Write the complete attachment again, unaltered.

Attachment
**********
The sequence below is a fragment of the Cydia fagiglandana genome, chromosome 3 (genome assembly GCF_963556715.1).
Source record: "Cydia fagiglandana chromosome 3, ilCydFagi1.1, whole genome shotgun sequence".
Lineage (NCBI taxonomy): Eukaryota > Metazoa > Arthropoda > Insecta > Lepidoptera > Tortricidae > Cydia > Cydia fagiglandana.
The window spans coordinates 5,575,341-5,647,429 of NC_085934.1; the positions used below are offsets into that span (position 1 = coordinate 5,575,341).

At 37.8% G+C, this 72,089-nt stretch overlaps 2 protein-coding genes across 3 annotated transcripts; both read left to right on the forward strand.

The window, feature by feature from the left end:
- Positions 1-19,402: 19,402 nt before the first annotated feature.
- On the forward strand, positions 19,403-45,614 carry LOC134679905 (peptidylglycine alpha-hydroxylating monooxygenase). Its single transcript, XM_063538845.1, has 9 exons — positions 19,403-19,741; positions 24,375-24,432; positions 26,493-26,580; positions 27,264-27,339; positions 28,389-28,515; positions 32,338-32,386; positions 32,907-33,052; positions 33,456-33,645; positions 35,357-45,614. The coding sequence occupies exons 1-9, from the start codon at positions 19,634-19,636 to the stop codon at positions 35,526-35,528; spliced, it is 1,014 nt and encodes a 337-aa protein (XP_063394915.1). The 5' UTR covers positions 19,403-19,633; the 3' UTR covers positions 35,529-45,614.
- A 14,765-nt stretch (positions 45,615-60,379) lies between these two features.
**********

The sequence below is a fragment of the Cydia fagiglandana genome, chromosome 3 (genome assembly GCF_963556715.1).
Source record: "Cydia fagiglandana chromosome 3, ilCydFagi1.1, whole genome shotgun sequence".
Lineage (NCBI taxonomy): Eukaryota > Metazoa > Arthropoda > Insecta > Lepidoptera > Tortricidae > Cydia > Cydia fagiglandana.
The window spans coordinates 5,575,341-5,647,429 of NC_085934.1; the positions used below are offsets into that span (position 1 = coordinate 5,575,341).

At 37.8% G+C, this 72,089-nt stretch overlaps 2 protein-coding genes across 3 annotated transcripts; both read left to right on the forward strand.

The window, feature by feature from the left end:
- Positions 1-19,402: 19,402 nt before the first annotated feature.
- On the forward strand, positions 19,403-45,614 carry LOC134679905 (peptidylglycine alpha-hydroxylating monooxygenase). Its single transcript, XM_063538845.1, has 9 exons — positions 19,403-19,741; positions 24,375-24,432; positions 26,493-26,580; positions 27,264-27,339; positions 28,389-28,515; positions 32,338-32,386; positions 32,907-33,052; positions 33,456-33,645; positions 35,357-45,614. The coding sequence occupies exons 1-9, from the start codon at positions 19,634-19,636 to the stop codon at positions 35,526-35,528; spliced, it is 1,014 nt and encodes a 337-aa protein (XP_063394915.1). The 5' UTR covers positions 19,403-19,633; the 3' UTR covers positions 35,529-45,614.
- A 14,765-nt stretch (positions 45,615-60,379) lies between these two features.